• Both the developmental pediatrican and the neurosurgeon were interested in doing an MRI on Kate due to her non-specific global developmental delay and sacral dimple that was appreciated during an exam.
  • During our first appointment with the developmental pediatrican, a social worker from the Ottawa Children’s Treatment Centre was present. She was there to help facilitate engaging the appropriate therapists for Kate. Suffice it to say whe was less than helpful, and being who I am, I quickly took the lead and took matters into my own hands. When I look back, Kate was initially on waiting lists for everything – including an Infant Development Worker. This worker never appeared – likely because by the time Kate was at the top of the waiting list she was no longer an infant. Because of the significant wait list for OT – which we really needed – I searched for someone privately and hired her to work with us immediately.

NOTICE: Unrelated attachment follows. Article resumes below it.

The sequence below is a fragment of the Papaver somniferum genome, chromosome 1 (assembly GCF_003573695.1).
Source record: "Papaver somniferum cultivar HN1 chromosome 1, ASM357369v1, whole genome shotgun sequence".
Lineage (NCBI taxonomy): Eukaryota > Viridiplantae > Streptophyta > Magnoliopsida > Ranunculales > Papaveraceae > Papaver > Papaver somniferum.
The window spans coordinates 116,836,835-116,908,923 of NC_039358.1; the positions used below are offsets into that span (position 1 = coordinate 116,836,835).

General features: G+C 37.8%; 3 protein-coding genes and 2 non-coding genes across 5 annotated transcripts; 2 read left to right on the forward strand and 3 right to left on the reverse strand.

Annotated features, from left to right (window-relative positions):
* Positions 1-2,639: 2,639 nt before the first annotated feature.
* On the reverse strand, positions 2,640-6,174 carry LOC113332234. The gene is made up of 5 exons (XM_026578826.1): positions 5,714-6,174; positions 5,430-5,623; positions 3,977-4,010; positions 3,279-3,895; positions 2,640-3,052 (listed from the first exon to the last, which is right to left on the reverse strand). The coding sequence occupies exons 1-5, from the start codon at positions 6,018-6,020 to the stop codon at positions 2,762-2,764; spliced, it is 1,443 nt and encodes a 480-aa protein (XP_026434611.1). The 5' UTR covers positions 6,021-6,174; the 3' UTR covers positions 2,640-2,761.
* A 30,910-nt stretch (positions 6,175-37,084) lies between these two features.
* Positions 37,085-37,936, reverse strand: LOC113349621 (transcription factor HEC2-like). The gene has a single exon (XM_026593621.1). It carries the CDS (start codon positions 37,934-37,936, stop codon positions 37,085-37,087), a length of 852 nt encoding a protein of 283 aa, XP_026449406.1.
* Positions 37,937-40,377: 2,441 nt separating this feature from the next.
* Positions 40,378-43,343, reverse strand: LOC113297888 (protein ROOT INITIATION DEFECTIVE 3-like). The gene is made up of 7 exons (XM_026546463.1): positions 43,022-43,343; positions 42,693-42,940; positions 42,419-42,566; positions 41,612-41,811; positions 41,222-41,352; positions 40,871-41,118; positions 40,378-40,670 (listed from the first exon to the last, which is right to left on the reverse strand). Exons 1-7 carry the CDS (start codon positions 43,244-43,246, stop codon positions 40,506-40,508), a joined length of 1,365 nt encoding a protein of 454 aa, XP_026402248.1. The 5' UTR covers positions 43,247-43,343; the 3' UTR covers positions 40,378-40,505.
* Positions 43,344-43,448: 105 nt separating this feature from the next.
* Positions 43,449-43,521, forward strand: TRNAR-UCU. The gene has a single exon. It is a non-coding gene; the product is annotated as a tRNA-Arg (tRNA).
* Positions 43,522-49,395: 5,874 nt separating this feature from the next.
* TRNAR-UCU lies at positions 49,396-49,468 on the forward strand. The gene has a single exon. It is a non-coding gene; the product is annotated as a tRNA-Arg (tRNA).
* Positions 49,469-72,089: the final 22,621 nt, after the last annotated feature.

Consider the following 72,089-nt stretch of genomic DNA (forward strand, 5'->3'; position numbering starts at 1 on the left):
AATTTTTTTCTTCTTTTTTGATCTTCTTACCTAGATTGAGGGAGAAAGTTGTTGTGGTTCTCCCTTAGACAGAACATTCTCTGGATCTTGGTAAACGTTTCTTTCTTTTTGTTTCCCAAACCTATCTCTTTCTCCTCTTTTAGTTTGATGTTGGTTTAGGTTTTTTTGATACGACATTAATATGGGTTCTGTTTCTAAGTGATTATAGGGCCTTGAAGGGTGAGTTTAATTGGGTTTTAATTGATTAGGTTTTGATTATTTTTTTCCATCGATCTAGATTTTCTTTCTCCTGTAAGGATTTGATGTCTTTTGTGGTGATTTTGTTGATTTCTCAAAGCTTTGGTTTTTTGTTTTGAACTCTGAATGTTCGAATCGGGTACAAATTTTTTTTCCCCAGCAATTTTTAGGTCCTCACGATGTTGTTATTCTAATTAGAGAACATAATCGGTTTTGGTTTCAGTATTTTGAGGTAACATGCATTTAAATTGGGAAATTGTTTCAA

• After that second hospital visit to CHEO, when we were sent home with a possible diagnosis for pneumonia that turned out to be false, Kate was not recovering well. We waited several days and finally returned to our family doctor for help. I was bit more insistent that Kate was unwell and we needed help, perhaps from a pediatrician. He disagreed wanting more information before taking any ‘next steps’.  Not to belabour the point – but there are multiple notes about our doctor ‘not being on top of things’ and me constantly communicating and asking for help. As I read, the feelings of frustration and anger surface again. We should have never been in the position we were left in to be the sole medical advocates for our child.